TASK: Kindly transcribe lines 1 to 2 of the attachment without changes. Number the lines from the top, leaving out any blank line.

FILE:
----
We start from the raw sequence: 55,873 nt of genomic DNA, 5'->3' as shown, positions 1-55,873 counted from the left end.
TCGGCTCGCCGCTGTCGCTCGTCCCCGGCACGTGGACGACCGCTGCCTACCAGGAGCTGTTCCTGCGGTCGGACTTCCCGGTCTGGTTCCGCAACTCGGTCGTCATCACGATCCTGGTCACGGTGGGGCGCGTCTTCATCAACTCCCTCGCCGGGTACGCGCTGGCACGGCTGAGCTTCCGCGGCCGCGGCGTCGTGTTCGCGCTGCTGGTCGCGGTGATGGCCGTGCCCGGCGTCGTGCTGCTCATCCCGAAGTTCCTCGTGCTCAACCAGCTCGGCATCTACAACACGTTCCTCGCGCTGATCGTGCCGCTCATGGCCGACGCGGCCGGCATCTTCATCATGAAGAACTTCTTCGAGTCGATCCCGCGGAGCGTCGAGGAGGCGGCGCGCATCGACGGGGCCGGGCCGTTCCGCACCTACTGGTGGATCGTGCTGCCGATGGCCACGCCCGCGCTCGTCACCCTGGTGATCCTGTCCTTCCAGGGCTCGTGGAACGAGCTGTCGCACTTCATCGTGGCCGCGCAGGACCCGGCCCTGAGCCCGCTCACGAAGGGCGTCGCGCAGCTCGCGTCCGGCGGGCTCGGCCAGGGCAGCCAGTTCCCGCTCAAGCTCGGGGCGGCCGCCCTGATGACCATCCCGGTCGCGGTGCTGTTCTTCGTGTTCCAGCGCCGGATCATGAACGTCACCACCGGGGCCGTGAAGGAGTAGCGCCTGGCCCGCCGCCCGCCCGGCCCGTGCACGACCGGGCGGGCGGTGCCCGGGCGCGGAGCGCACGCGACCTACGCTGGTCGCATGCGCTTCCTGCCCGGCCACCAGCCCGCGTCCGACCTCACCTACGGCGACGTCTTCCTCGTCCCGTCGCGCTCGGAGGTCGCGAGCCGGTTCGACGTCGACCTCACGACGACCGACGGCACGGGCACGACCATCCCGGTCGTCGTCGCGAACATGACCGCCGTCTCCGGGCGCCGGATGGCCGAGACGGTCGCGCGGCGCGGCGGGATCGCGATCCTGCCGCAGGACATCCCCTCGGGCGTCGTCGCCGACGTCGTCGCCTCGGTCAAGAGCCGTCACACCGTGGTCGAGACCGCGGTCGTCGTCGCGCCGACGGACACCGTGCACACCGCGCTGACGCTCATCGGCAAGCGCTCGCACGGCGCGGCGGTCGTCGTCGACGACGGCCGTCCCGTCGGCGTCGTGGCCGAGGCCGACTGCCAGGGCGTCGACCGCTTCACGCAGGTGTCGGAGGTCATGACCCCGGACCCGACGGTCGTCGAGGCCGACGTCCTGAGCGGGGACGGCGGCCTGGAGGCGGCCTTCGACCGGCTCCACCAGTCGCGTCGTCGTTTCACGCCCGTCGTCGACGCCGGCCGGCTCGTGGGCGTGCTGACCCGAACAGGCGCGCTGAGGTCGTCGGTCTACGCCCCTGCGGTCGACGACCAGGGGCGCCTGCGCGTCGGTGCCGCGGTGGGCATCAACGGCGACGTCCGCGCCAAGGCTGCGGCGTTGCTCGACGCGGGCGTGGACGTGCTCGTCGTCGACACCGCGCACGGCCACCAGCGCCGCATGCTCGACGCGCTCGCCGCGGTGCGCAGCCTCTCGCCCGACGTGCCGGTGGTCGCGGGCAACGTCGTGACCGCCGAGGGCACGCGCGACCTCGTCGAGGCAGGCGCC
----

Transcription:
We start from the raw sequence: 55,873 nt of genomic DNA, 5'->3' as shown, positions 1-55,873 counted from the left end.
TCGGCTCGCCGCTGTCGCTCGTCCCCGGCACGTGGACGACCGCTGCCTACCAGGAGCTGTTCCTGCGGTCGGACTTCCCGGTCTGGTTCCGCAACTCGGTCGTCATCACGATCCTGGTCACGGTGGGGCGCGTCTTCATCAACTCCCTCGCCGGGTACGCGCTGGCACGGCTGAGCTTCCGCGGCCGCGGCGTCGTGTTCGCGCTGCTGGTCGCGGTGATGGCCGTGCCCGGCGTCGTGCTGCTCATCCCGAAGTTCCTCGTGCTCAACCAGCTCGGCATCTACAACACGTTCCTCGCGCTGATCGTGCCGCTCATGGCCGACGCGGCCGGCATCTTCATCATGAAGAACTTCTTCGAGTCGATCCCGCGGAGCGTCGAGGAGGCGGCGCGCATCGACGGGGCCGGGCCGTTCCGCACCTACTGGTGGATCGTGCTGCCGATGGCCACGCCCGCGCTCGTCACCCTGGTGATCCTGTCCTTCCAGGGCTCGTGGAACGAGCTGTCGCACTTCATCGTGGCCGCGCAGGACCCGGCCCTGAGCCCGCTCACGAAGGGCGTCGCGCAGCTCGCGTCCGGCGGGCTCGGCCAGGGCAGCCAGTTCCCGCTCAAGCTCGGGGCGGCCGCCCTGATGACCATCCCGGTCGCGGTGCTGTTCTTCGTGTTCCAGCGCCGGATCATGAACGTCACCACCGGGGCCGTGAAGGAGTAGCGCCTGGCCCGCCGCCCGCCCGGCCCGTGCACGACCGGGCGGGCGGTGCCCGGGCGCGGAGCGCACGCGACCTACGCTGGTCGCATGCGCTTCCTGCCCGGCCACCAGCCCGCGTCCGACCTCACCTACGGCGACGTCTTCCTCGTCCCGTCGCGCTCGGAGGTCGCGAGCCGGTTCGACGTCGACCTCACGACGACCGACGGCACGGGCACGACCATCCCGGTCGTCGTCGCGAACATGACCGCCGTCTCCGGGCGCCGGATGGCCGAGACGGTCGCGCGGCGCGGCGGGATCGCGATCCTGCCGCAGGACATCCCCTCGGGCGTCGTCGCCGACGTCGTCGCCTCGGTCAAGAGCCGTCACACCGTGGTCGAGACCGCGGTCGTCGTCGCGCCGACGGACACCGTGCACACCGCGCTGACGCTCATCGGCAAGCGCTCGCACGGCGCGGCGGTCGTCGTCGACGACGGCCGTCCCGTCGGCGTCGTGGCCGAGGCCGACTGCCAGGGCGTCGACCGCTTCACGCAGGTGTCGGAGGTCATGACCCCGGACCCGACGGTCGTCGAGGCCGACGTCCTGAGCGGGGACGGCGGCCTGGAGGCGGCCTTCGACCGGCTCCACCAGTCGCGTCGTCGTTTCACGCCCGTCGTCGACGCCGGCCGGCTCGTGGGCGTGCTGACCCGAACAGGCGCGCTGAGGTCGTCGGTCTACGCCCCTGCGGTCGACGACCAGGGGCGCCTGCGCGTCGGTGCCGCGGTGGGCATCAACGGCGACGTCCGCGCCAAGGCTGCGGCGTTGCTCGACGCGGGCGTGGACGTGCTCGTCGTCGACACCGCGCACGGCCACCAGCGCCGCATGCTCGACGCGCTCGCCGCGGTGCGCAGCCTCTCGCCCGACGTGCCGGTGGTCGCGGGCAACGTCGTGACCGCCGAGGGCACGCGCGACCTCGTCGAGGCAGGCGCC